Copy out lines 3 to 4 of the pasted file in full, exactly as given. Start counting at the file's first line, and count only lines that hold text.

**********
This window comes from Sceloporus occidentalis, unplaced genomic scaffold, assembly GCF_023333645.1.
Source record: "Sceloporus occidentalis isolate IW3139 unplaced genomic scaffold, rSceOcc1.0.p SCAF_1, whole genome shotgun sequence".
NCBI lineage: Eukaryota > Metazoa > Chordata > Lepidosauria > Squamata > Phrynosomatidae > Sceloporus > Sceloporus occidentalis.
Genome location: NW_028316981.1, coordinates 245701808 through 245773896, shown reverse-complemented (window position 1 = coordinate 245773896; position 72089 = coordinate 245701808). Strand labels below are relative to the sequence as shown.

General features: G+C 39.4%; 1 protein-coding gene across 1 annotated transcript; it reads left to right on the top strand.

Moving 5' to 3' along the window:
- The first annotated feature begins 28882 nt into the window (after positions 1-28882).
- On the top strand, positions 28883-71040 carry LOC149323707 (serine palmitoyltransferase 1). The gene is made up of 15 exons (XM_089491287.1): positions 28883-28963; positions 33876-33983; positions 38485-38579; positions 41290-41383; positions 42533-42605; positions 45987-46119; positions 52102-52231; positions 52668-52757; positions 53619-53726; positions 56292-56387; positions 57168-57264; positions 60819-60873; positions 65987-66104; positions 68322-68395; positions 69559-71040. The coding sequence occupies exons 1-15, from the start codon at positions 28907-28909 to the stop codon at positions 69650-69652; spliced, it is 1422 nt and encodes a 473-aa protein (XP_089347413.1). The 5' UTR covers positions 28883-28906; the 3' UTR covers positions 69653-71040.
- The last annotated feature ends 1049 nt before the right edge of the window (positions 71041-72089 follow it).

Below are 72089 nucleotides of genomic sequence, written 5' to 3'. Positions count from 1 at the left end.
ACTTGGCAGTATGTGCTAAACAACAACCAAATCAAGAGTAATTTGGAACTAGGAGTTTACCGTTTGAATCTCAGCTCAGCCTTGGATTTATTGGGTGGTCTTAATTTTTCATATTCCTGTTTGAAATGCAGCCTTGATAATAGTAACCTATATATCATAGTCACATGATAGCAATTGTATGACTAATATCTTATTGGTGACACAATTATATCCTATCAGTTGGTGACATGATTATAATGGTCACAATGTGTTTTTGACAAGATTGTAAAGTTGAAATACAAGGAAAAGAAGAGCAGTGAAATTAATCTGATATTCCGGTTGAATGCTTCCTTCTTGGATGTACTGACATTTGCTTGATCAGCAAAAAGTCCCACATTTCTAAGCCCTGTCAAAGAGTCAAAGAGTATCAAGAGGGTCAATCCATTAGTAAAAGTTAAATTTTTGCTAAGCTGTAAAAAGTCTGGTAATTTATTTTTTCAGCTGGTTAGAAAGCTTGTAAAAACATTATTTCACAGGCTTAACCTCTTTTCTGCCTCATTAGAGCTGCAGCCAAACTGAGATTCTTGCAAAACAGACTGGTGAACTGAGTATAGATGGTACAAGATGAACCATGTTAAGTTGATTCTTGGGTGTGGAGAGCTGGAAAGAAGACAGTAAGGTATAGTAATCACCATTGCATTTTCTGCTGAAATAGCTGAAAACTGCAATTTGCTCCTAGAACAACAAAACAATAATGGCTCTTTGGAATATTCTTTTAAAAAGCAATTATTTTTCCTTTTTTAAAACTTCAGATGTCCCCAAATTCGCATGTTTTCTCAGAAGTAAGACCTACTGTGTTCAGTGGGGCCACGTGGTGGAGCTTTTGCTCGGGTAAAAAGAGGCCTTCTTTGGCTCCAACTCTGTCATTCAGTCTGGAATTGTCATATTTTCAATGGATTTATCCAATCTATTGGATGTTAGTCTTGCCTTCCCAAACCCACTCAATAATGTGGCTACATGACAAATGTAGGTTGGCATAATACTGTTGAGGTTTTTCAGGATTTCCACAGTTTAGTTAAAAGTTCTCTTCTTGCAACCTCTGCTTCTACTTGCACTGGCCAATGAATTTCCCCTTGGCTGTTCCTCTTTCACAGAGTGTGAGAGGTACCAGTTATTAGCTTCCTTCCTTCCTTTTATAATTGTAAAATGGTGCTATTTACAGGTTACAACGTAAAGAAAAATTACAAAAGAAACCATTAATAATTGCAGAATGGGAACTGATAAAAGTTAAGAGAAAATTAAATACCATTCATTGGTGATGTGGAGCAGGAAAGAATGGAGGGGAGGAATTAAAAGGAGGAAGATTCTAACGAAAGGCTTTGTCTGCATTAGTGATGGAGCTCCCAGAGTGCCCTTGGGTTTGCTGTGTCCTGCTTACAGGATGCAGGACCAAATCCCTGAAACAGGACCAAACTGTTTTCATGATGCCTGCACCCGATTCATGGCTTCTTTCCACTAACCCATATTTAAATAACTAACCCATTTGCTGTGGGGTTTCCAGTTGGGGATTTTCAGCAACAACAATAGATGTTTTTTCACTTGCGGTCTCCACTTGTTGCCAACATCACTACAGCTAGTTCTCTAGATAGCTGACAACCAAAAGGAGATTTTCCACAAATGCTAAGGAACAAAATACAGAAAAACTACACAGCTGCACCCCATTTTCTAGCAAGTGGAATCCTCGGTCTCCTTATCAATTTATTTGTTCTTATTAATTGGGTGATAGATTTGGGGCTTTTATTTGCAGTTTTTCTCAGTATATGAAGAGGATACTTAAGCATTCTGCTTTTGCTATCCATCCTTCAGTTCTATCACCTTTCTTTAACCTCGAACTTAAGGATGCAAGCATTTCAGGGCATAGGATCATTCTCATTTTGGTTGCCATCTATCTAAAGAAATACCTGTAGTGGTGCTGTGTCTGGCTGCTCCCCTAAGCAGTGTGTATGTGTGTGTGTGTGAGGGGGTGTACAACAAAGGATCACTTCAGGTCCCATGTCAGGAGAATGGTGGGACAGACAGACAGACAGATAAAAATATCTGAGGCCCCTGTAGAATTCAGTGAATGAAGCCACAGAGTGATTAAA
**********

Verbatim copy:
NCBI lineage: Eukaryota > Metazoa > Chordata > Lepidosauria > Squamata > Phrynosomatidae > Sceloporus > Sceloporus occidentalis.
Genome location: NW_028316981.1, coordinates 245701808 through 245773896, shown reverse-complemented (window position 1 = coordinate 245773896; position 72089 = coordinate 245701808). Strand labels below are relative to the sequence as shown.